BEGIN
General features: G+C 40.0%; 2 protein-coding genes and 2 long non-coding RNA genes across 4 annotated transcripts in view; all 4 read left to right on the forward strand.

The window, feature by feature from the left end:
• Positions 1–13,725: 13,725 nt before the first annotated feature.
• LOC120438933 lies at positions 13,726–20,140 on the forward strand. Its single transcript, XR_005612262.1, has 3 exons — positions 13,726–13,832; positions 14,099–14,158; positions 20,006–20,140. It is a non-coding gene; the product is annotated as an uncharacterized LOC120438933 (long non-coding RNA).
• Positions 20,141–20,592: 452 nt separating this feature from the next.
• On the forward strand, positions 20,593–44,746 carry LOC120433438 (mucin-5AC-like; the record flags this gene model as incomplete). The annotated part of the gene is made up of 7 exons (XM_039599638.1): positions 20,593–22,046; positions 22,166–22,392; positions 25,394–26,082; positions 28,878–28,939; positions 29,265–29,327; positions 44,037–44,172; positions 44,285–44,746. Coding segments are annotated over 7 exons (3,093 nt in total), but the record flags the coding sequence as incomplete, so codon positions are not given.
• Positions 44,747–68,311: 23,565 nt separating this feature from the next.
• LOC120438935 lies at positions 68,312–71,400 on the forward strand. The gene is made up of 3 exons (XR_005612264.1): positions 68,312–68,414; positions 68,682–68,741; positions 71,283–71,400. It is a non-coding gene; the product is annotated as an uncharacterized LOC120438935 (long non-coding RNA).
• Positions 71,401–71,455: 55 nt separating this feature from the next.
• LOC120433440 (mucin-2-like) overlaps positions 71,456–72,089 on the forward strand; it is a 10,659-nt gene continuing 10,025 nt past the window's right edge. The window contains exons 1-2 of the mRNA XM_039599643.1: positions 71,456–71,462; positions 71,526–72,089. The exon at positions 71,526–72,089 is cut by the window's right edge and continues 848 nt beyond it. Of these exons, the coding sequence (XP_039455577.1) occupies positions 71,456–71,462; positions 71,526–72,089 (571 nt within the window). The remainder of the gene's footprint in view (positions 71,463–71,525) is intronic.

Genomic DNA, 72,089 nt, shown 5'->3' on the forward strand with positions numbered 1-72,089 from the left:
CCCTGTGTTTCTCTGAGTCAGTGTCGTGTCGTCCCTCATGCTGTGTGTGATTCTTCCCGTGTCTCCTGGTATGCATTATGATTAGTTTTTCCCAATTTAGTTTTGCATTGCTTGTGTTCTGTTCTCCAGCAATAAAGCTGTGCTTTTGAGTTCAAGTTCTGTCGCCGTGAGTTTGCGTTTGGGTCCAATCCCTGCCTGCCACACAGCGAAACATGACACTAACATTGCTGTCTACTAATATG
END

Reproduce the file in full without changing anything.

General features: G+C 40.0%; 2 protein-coding genes and 2 long non-coding RNA genes across 4 annotated transcripts in view; all 4 read left to right on the forward strand.

The window, feature by feature from the left end:
• Positions 1–13,725: 13,725 nt before the first annotated feature.
• LOC120438933 lies at positions 13,726–20,140 on the forward strand. Its single transcript, XR_005612262.1, has 3 exons — positions 13,726–13,832; positions 14,099–14,158; positions 20,006–20,140. It is a non-coding gene; the product is annotated as an uncharacterized LOC120438933 (long non-coding RNA).
• Positions 20,141–20,592: 452 nt separating this feature from the next.
• On the forward strand, positions 20,593–44,746 carry LOC120433438 (mucin-5AC-like; the record flags this gene model as incomplete). The annotated part of the gene is made up of 7 exons (XM_039599638.1): positions 20,593–22,046; positions 22,166–22,392; positions 25,394–26,082; positions 28,878–28,939; positions 29,265–29,327; positions 44,037–44,172; positions 44,285–44,746. Coding segments are annotated over 7 exons (3,093 nt in total), but the record flags the coding sequence as incomplete, so codon positions are not given.
• Positions 44,747–68,311: 23,565 nt separating this feature from the next.
• LOC120438935 lies at positions 68,312–71,400 on the forward strand. The gene is made up of 3 exons (XR_005612264.1): positions 68,312–68,414; positions 68,682–68,741; positions 71,283–71,400. It is a non-coding gene; the product is annotated as an uncharacterized LOC120438935 (long non-coding RNA).
• Positions 71,401–71,455: 55 nt separating this feature from the next.
• LOC120433440 (mucin-2-like) overlaps positions 71,456–72,089 on the forward strand; it is a 10,659-nt gene continuing 10,025 nt past the window's right edge. The window contains exons 1-2 of the mRNA XM_039599643.1: positions 71,456–71,462; positions 71,526–72,089. The exon at positions 71,526–72,089 is cut by the window's right edge and continues 848 nt beyond it. Of these exons, the coding sequence (XP_039455577.1) occupies positions 71,456–71,462; positions 71,526–72,089 (571 nt within the window). The remainder of the gene's footprint in view (positions 71,463–71,525) is intronic.

Genomic DNA, 72,089 nt, shown 5'->3' on the forward strand with positions numbered 1-72,089 from the left:
CCCTGTGTTTCTCTGAGTCAGTGTCGTGTCGTCCCTCATGCTGTGTGTGATTCTTCCCGTGTCTCCTGGTATGCATTATGATTAGTTTTTCCCAATTTAGTTTTGCATTGCTTGTGTTCTGTTCTCCAGCAATAAAGCTGTGCTTTTGAGTTCAAGTTCTGTCGCCGTGAGTTTGCGTTTGGGTCCAATCCCTGCCTGCCACACAGCGAAACATGACACTAACATTGCTGTCTACTAATATG